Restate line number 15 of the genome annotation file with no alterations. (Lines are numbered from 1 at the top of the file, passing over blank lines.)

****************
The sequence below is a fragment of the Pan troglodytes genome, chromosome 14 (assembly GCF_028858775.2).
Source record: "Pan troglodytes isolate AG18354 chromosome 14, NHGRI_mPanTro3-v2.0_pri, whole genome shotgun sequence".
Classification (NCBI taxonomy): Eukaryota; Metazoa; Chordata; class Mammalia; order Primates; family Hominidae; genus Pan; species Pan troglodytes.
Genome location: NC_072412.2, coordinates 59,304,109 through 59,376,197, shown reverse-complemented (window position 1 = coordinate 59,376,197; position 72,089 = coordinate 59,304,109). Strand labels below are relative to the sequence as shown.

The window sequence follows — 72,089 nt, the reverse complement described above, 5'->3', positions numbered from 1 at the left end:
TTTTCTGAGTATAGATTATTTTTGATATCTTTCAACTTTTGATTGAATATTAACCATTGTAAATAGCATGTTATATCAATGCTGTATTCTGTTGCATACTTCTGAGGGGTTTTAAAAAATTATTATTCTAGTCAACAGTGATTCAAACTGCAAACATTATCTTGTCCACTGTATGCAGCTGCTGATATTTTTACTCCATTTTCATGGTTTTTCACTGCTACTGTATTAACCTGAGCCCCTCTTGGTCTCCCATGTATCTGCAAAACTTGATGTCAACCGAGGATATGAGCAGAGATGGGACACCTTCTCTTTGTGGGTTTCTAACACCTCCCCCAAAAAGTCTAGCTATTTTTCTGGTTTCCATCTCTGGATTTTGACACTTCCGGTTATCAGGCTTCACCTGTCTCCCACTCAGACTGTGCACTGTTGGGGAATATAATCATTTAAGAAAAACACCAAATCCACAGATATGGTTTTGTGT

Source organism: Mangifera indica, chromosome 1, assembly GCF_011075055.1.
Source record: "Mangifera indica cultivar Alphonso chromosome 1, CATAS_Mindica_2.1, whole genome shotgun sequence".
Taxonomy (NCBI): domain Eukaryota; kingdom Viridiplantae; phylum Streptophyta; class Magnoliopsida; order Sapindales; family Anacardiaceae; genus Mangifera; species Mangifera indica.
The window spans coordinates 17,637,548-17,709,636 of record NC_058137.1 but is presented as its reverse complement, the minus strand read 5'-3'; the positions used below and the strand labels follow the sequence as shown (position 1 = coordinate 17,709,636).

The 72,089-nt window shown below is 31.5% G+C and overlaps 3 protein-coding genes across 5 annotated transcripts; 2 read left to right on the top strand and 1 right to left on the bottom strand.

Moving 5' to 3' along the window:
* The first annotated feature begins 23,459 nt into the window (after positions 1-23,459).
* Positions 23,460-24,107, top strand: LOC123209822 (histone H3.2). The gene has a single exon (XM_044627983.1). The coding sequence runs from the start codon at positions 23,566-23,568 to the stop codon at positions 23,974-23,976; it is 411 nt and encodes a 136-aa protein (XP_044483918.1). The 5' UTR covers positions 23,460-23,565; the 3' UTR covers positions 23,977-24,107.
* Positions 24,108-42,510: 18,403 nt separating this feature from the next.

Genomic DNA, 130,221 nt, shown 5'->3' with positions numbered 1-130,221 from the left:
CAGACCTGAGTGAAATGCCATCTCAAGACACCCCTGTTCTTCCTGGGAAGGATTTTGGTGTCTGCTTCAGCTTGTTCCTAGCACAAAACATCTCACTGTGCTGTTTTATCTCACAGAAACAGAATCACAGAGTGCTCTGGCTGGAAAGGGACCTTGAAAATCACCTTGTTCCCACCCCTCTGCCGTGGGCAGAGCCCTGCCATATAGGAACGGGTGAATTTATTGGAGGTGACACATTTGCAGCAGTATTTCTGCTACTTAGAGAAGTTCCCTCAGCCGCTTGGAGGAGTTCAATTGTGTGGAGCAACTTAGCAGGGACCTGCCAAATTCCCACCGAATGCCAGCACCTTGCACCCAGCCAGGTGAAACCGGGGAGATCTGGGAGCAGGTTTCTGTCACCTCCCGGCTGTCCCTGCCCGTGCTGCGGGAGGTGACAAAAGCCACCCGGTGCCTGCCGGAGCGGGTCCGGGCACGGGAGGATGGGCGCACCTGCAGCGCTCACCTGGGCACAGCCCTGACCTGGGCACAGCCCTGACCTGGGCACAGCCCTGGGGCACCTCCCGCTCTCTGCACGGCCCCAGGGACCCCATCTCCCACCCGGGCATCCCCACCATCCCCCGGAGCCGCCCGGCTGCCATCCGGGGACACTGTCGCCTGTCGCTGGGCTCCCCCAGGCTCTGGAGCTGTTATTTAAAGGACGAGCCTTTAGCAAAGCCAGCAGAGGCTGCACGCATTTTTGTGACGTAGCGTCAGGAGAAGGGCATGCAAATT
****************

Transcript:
* Positions 24,108-42,510: 18,403 nt separating this feature from the next.